Natural cellulosic fibers, including hemp, are increasingly being used for composite reinforcement. However, their poor adhesion with synthetic resins limits their use as reinforcing agent. It is generally accepted that interfacial adhesion can be best described in terms of dispersion forces and acid–base interactions. Therefore, there is a need for quantitative determination of acid–base character of natural cellulosic fibers. In this study, acid–base characteristics and dispersion component of surface energy of hemp fibers have been determined using inverse gas chromatography. Effect of alkalization and acetylation on acid–base characteristics has also been examined. The results indicate that alkalization and acetylation make the hemp fiber amphoteric, thereby improving their potential to interact with both acidic and basic resins. Finally, a parallel is drawn between the changes in fiber-matrix acid–base interactions and the actual improvement in the mechanical properties of the composites manufactured using resin transfer molding process. POLYM. ENG. SCI. 46:269–273, 2006. © 2006 Society of Plastics Engineers
Biocomposites were made with nonwoven hemp mats and unsaturated polyester resin (UPE). The hemp fiber volume fraction was optimized by mechanical testing. The effect of four surface treatments of industrial hemp fibers on mechanical and thermal properties of biocomposites was studied. The treatments done were alkali treatment, silane treatment, UPE (matrix) treatment, and acrylonitrile treatment. Bending strength, modulus of elasticity, tensile strength, tensile modulus, impact strength, storage modulus, loss modulus, and tan δ were evaluated and compared for all composites. The mechanical as well as thermal properties of the biocomposites improved after surface treatments. The properties of the above biocomposites were also compared with E-glass–mat composite. To achieve balance in properties, a hybrid composite of industrial hemp and glass fibers was made. © 2005 Wiley Periodicals, Inc. J Appl Polym Sci 99: 1055–1068, 2006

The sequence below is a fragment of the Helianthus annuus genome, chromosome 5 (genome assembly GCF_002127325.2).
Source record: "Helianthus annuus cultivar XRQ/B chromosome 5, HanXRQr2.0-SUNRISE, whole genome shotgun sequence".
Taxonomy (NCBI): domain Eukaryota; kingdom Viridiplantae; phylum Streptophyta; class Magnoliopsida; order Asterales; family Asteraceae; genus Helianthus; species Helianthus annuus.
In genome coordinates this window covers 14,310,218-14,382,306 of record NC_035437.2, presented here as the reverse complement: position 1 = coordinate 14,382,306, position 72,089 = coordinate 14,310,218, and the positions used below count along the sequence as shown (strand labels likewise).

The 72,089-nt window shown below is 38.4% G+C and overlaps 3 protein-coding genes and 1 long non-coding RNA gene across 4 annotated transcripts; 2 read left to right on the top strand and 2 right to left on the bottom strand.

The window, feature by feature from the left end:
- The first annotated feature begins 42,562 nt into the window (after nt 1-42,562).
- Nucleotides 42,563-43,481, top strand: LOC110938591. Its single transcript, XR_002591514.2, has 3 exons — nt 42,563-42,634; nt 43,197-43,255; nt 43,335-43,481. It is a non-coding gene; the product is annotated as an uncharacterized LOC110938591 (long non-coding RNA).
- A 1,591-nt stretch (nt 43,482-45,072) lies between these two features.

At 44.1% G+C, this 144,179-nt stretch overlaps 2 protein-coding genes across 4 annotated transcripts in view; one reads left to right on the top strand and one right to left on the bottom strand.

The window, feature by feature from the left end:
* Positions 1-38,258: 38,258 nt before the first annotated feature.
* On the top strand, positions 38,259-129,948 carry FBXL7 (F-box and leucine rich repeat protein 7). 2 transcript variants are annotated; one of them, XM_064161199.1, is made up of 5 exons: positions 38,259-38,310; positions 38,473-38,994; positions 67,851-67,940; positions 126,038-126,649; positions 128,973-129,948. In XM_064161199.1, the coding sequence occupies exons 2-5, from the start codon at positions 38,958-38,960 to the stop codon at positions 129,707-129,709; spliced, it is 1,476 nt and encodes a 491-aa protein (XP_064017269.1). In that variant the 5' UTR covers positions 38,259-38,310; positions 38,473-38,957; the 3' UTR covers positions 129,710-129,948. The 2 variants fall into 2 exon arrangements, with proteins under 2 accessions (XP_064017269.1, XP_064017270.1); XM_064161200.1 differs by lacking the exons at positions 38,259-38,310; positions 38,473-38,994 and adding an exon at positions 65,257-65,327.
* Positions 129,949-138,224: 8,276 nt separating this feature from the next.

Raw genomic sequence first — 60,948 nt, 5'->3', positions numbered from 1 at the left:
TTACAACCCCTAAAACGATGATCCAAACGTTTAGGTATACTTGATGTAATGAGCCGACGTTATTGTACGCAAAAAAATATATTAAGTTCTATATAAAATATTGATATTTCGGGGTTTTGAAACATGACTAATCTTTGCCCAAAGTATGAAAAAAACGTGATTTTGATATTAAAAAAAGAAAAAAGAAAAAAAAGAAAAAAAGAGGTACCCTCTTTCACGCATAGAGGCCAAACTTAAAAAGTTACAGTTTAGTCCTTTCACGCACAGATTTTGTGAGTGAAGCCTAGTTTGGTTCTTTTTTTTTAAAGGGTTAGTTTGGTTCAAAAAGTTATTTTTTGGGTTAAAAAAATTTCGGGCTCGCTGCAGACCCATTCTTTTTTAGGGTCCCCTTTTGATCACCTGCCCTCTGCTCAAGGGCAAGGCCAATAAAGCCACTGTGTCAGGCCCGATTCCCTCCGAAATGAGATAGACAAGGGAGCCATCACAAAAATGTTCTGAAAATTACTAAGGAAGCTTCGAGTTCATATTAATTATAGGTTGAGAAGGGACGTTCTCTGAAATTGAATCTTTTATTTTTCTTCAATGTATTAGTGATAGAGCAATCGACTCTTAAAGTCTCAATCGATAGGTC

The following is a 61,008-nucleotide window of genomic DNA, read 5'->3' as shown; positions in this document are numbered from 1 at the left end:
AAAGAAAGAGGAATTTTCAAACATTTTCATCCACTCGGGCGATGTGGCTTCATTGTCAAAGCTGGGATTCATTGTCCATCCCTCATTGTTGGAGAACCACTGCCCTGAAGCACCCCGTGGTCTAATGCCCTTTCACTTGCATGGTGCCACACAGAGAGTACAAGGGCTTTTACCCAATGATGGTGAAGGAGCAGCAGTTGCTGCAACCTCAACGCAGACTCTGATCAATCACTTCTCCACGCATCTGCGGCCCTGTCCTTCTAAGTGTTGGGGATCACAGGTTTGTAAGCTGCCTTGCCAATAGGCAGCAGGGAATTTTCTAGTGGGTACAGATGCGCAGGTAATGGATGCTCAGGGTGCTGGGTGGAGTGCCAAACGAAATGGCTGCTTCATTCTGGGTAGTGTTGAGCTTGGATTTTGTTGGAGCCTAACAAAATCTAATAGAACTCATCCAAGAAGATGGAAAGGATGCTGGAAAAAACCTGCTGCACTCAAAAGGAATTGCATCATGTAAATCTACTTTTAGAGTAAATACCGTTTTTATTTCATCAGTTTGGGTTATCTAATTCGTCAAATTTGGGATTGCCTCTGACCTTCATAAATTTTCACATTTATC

The interfacial adhesion between wood fiber and thermoplastic matrix polymer plays an important role in determining the performance of wood-polymer composites. The objectives of this research were to elucidate the interaction between the anhydride groups of maleated polypropylene (MAPP) and hydroxyl groups of wood fiber, and to clarify the mechanisms responsible for the interfacial adhesion between wood fiber and polypropylene matrix. The modification techniques used were bulk treatment in a thermokinetic reactive processor and solution coating in xylene. FT-IR was used to identify the nature of bonds between wood fiber and MAPP. IGC and wood veneer pull-out test was used to estimate the interfacial adhesion. Mechanical properties of injection molded woodfiber-polypropylene composites were also determined and compared with the results of esterification reaction and interfacial adhesion tests. Confocal Microscopy was employed to observe the morphology at the wood fiber-polypropylene interface, and the dispersion and orientation of wood fiber in the polypropylene matrix, respectively. The effectiveness of MAPP to improve the mechanical properties (particularly the tensile strength) of the composites was attributed to the compatibilization effect which is accomplished by reducing the total wood fiber surface free energy, improving the polymer matrix impregnation, improving fiber dispersion, improving fiber orientation, and enhancing the interfacial adhesion through mechanical interlocking. There was no conclusive evidence of the effects of ester links on the mechanical properties of the composites.